A novelist friend I’ll call Jon ran away from home at seventeen, joined the army, and participated in gnarly episodes in Southeast Asia. Afterward, among other risky pastimes, he scaled mountains and dove in deep oceans. He is certainly not a timid fellow. But one day, he panicked for no apparent reason. By panic, I don’t mean fright. I mean abject terror. Though the panic eventually passed, it left behind a pervasive anxiety.
After a few such episodes, Jon consulted a doctor. One of the doctor’s first questions was, “”What kind of work do you do?”
Jon said, “I write novels.”
The doctor gave him a nod and smile. “I see. You have the writer’s disease.”
Yesterday, a former student of mine, I’ll call her Mindy, phoned and told me about her recent admission to a program for eating disorders, depression, and panic.
Adrenaline causes panic. A panic attack is a fight or flight response for no apparent reason. It is generally triggered by stress, and is common in highly intelligent people who accept and take responsibility seriously, who tend toward perfectionism, and who possess lively imaginations. Like many writers.
A symptom that may accompany panic disorders is what I’ll call weird thoughts. Long ago, I was hitchhiking through Montana. After some days with little sleep and several wild rides, as I attempted to doze in the comfortable seat of a large sedan driven by a sane and careful man, I imagined a concrete wall appearing out of nowhere and us crashing and going up in flames.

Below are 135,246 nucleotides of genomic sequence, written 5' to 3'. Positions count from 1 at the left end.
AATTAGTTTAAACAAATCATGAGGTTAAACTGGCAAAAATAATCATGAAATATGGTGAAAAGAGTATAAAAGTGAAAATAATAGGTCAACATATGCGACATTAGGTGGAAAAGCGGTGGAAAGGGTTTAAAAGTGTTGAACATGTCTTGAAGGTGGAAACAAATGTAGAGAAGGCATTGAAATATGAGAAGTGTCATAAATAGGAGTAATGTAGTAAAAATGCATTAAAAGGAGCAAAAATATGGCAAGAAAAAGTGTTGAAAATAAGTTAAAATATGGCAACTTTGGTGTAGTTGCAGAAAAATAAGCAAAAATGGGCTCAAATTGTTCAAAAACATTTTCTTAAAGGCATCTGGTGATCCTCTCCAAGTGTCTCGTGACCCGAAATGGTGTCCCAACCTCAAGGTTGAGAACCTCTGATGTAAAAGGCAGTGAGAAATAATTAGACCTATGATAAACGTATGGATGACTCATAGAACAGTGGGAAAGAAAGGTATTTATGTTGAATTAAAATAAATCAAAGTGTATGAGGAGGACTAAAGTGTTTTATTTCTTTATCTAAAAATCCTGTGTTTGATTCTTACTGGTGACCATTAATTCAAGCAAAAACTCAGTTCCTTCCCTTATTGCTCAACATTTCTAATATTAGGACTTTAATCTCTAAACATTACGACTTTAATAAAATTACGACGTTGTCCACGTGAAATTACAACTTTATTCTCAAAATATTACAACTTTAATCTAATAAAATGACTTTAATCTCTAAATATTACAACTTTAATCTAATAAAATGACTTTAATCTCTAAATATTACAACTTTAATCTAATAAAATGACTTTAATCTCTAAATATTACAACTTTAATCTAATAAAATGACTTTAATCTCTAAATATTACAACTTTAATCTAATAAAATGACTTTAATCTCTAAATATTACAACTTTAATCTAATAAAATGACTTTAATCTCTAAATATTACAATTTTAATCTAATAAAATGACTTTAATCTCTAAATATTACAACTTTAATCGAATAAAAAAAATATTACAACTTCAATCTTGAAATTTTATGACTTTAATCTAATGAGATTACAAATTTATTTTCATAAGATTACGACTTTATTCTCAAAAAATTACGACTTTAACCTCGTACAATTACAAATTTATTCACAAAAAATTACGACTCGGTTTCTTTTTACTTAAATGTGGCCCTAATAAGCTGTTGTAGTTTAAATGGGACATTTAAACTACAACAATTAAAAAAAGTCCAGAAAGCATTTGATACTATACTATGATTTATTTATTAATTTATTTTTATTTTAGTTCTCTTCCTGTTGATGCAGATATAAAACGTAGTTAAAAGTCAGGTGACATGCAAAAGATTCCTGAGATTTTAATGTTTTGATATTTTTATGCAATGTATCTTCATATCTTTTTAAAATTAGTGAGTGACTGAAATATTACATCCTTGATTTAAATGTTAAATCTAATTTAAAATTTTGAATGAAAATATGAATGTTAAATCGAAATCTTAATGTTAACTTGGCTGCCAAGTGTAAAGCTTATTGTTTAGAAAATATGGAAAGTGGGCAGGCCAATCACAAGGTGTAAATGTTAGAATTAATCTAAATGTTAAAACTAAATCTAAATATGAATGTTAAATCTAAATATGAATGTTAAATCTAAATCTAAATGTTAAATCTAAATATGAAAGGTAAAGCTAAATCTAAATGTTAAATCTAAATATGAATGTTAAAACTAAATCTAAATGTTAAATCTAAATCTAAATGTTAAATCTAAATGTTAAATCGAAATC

Mindy, a teacher, has been lecturing in class and suddenly felt certain she was about to do something so outrageous, she didn’t tell me but I could hear her blush over the phone.
The other day, I read an article about a writer attempting to rid herself of psychoactive meds because they appear to squash her creativity. And here’s a comment from Tennessee Williams: “If I got rid of my demons, I’d lose my angels.” Rilke the poet made a similar comment.
Okay, none of the above proves anything. But all of it leads me to believe the imaginative among us ought to: view our weird thoughts as comic relief; guard against heavy stress; quit being so darned responsible; and consider giving up the meds. Except of course coffee, moderate doses of red wine, and Scotch on special occasions.